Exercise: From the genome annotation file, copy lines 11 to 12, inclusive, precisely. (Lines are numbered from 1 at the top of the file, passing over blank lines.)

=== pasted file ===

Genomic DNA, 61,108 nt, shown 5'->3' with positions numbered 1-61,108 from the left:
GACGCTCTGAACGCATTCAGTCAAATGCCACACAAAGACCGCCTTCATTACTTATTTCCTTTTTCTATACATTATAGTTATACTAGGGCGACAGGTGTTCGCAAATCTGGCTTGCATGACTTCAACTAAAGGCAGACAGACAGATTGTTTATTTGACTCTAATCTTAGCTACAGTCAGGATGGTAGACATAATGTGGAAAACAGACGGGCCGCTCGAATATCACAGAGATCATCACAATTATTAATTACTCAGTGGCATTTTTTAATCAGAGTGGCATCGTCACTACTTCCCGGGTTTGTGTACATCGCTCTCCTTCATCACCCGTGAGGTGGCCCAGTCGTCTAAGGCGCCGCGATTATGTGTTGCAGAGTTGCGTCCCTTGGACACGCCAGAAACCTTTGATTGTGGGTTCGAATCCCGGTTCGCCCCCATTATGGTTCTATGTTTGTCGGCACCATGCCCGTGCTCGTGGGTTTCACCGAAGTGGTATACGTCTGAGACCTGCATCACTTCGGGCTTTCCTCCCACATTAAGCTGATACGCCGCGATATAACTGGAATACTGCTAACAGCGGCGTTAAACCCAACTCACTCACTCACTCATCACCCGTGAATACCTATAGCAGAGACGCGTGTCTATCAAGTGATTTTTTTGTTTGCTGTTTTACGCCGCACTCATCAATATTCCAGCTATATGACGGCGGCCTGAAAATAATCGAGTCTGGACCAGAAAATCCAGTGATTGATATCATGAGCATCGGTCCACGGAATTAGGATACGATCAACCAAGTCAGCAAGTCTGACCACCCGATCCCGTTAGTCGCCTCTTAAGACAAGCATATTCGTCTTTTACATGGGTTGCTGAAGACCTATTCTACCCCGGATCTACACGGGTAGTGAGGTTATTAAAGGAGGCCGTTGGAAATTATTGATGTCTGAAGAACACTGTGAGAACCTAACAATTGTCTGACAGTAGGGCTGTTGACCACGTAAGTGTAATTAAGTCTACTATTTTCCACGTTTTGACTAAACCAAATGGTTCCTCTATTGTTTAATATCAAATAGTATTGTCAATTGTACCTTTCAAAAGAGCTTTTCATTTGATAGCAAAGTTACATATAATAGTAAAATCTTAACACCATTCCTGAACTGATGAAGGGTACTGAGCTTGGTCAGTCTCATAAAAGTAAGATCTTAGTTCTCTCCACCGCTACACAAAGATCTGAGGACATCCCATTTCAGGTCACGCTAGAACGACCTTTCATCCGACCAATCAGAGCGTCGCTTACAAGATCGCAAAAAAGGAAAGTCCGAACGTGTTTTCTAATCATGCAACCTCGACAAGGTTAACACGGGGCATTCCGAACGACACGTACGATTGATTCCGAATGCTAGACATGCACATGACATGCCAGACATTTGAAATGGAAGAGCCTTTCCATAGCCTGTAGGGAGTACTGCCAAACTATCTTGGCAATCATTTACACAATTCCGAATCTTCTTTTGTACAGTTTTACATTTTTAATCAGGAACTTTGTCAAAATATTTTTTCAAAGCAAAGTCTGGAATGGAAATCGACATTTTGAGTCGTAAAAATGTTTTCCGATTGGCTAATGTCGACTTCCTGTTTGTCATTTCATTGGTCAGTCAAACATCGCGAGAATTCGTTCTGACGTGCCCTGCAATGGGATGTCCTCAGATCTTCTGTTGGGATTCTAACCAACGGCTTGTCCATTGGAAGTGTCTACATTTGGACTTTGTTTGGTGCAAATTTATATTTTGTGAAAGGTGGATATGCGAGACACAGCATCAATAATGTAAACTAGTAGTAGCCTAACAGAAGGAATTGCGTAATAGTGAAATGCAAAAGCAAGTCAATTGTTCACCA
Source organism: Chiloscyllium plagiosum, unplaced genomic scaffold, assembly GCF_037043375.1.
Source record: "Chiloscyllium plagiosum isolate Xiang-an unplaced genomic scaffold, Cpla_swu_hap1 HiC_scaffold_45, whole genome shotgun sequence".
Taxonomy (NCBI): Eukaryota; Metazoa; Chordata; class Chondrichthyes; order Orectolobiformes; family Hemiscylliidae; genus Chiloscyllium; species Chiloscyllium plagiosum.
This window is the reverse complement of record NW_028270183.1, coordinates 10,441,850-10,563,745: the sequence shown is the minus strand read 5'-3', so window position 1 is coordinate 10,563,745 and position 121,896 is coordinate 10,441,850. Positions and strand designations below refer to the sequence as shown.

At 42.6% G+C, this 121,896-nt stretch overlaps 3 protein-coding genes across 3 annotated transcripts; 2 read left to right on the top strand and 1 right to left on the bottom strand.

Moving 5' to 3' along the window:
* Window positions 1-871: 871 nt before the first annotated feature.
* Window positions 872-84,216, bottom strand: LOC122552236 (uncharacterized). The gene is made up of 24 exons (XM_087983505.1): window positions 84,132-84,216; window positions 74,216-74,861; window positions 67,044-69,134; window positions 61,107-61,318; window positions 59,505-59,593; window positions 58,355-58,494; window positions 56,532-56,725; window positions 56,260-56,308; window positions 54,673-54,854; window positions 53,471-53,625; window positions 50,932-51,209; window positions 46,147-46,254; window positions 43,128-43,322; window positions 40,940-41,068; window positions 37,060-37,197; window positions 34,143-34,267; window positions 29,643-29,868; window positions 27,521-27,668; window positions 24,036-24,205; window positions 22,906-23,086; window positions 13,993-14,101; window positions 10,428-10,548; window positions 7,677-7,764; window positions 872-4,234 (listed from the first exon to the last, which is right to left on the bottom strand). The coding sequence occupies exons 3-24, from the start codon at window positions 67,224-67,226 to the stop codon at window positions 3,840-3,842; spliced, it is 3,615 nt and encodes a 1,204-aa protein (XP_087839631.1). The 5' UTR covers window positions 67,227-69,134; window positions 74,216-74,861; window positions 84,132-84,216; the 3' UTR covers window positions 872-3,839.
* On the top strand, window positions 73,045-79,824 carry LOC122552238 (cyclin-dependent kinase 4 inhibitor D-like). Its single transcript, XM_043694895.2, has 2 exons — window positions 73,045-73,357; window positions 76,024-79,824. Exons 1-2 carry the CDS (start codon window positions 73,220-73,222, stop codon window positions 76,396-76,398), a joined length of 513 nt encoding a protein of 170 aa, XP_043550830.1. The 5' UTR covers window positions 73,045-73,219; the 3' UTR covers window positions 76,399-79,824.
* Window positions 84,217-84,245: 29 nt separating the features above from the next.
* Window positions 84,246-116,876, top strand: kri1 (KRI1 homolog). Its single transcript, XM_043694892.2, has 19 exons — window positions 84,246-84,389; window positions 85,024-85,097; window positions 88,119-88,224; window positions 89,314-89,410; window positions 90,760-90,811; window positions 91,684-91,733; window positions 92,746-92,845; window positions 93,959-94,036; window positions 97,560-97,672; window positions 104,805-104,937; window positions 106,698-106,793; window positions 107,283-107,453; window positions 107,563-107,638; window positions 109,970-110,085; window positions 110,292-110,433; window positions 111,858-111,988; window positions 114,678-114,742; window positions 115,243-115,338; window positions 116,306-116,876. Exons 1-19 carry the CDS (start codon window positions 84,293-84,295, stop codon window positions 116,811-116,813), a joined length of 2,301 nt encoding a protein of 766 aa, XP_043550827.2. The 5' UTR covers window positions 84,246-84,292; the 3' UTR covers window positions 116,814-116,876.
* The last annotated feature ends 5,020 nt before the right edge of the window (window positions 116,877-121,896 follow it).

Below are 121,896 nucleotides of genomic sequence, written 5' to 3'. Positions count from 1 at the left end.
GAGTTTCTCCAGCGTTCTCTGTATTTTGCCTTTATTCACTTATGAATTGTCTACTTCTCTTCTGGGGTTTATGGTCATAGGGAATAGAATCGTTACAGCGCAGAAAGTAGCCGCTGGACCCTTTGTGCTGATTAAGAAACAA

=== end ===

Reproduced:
* On the top strand, window positions 73,045-79,824 carry LOC122552238 (cyclin-dependent kinase 4 inhibitor D-like). Its single transcript, XM_043694895.2, has 2 exons — window positions 73,045-73,357; window positions 76,024-79,824. Exons 1-2 carry the CDS (start codon window positions 73,220-73,222, stop codon window positions 76,396-76,398), a joined length of 513 nt encoding a protein of 170 aa, XP_043550830.1. The 5' UTR covers window positions 73,045-73,219; the 3' UTR covers window positions 76,399-79,824.
* Window positions 84,217-84,245: 29 nt separating the features above from the next.